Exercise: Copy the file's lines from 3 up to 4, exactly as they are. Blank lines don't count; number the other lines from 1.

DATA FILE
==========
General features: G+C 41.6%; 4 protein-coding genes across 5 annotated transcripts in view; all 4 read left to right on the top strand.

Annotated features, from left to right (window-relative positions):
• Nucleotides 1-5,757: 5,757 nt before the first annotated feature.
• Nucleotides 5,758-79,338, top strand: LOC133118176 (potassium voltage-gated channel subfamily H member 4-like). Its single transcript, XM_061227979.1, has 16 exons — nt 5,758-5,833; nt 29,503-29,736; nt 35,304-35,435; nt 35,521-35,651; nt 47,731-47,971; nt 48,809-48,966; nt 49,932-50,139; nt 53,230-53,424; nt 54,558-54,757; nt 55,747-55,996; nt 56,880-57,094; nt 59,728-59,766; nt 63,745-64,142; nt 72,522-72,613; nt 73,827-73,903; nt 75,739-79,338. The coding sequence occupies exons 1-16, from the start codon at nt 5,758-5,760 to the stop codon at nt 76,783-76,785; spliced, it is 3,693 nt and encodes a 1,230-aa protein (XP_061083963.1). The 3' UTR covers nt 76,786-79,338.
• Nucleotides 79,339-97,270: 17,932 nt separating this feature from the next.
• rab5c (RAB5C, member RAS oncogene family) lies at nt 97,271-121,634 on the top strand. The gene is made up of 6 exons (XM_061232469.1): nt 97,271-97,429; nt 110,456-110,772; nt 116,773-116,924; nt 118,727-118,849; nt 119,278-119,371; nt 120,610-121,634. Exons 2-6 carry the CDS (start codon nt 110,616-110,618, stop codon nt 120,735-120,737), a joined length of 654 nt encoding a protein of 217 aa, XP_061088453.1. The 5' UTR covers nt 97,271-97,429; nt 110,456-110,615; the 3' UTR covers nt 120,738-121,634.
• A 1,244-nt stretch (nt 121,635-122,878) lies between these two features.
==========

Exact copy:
• Nucleotides 1-5,757: 5,757 nt before the first annotated feature.
• Nucleotides 5,758-79,338, top strand: LOC133118176 (potassium voltage-gated channel subfamily H member 4-like). Its single transcript, XM_061227979.1, has 16 exons — nt 5,758-5,833; nt 29,503-29,736; nt 35,304-35,435; nt 35,521-35,651; nt 47,731-47,971; nt 48,809-48,966; nt 49,932-50,139; nt 53,230-53,424; nt 54,558-54,757; nt 55,747-55,996; nt 56,880-57,094; nt 59,728-59,766; nt 63,745-64,142; nt 72,522-72,613; nt 73,827-73,903; nt 75,739-79,338. The coding sequence occupies exons 1-16, from the start codon at nt 5,758-5,760 to the stop codon at nt 76,783-76,785; spliced, it is 3,693 nt and encodes a 1,230-aa protein (XP_061083963.1). The 3' UTR covers nt 76,786-79,338.